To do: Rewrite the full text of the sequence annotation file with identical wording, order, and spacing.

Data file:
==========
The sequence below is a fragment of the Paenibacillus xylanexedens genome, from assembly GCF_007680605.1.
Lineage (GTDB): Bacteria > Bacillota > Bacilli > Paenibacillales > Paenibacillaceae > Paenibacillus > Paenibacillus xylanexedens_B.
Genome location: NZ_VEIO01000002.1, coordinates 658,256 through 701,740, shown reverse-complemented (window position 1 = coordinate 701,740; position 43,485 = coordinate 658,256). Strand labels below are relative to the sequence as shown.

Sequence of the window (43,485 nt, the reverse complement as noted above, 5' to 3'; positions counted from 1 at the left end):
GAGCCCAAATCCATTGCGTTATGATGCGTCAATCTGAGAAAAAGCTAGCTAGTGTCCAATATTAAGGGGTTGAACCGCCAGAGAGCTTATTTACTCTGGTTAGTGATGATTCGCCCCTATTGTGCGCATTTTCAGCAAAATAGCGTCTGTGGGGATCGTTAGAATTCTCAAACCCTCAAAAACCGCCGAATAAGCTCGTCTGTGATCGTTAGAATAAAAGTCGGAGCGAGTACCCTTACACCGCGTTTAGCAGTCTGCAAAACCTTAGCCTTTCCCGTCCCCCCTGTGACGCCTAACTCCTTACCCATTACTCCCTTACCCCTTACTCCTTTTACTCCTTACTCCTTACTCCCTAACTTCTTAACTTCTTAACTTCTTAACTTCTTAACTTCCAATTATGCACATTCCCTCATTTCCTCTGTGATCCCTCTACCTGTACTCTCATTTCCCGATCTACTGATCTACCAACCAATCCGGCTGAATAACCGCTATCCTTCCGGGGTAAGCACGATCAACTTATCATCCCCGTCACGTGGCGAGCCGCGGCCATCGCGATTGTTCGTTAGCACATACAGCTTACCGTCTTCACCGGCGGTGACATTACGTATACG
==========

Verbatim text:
The sequence below is a fragment of the Paenibacillus xylanexedens genome, from assembly GCF_007680605.1.
Lineage (GTDB): Bacteria > Bacillota > Bacilli > Paenibacillales > Paenibacillaceae > Paenibacillus > Paenibacillus xylanexedens_B.
Genome location: NZ_VEIO01000002.1, coordinates 658,256 through 701,740, shown reverse-complemented (window position 1 = coordinate 701,740; position 43,485 = coordinate 658,256). Strand labels below are relative to the sequence as shown.

Sequence of the window (43,485 nt, the reverse complement as noted above, 5' to 3'; positions counted from 1 at the left end):
GAGCCCAAATCCATTGCGTTATGATGCGTCAATCTGAGAAAAAGCTAGCTAGTGTCCAATATTAAGGGGTTGAACCGCCAGAGAGCTTATTTACTCTGGTTAGTGATGATTCGCCCCTATTGTGCGCATTTTCAGCAAAATAGCGTCTGTGGGGATCGTTAGAATTCTCAAACCCTCAAAAACCGCCGAATAAGCTCGTCTGTGATCGTTAGAATAAAAGTCGGAGCGAGTACCCTTACACCGCGTTTAGCAGTCTGCAAAACCTTAGCCTTTCCCGTCCCCCCTGTGACGCCTAACTCCTTACCCATTACTCCCTTACCCCTTACTCCTTTTACTCCTTACTCCTTACTCCCTAACTTCTTAACTTCTTAACTTCTTAACTTCTTAACTTCCAATTATGCACATTCCCTCATTTCCTCTGTGATCCCTCTACCTGTACTCTCATTTCCCGATCTACTGATCTACCAACCAATCCGGCTGAATAACCGCTATCCTTCCGGGGTAAGCACGATCAACTTATCATCCCCGTCACGTGGCGAGCCGCGGCCATCGCGATTGTTCGTTAGCACATACAGCTTACCGTCTTCACCGGCGGTGACATTACGTATACG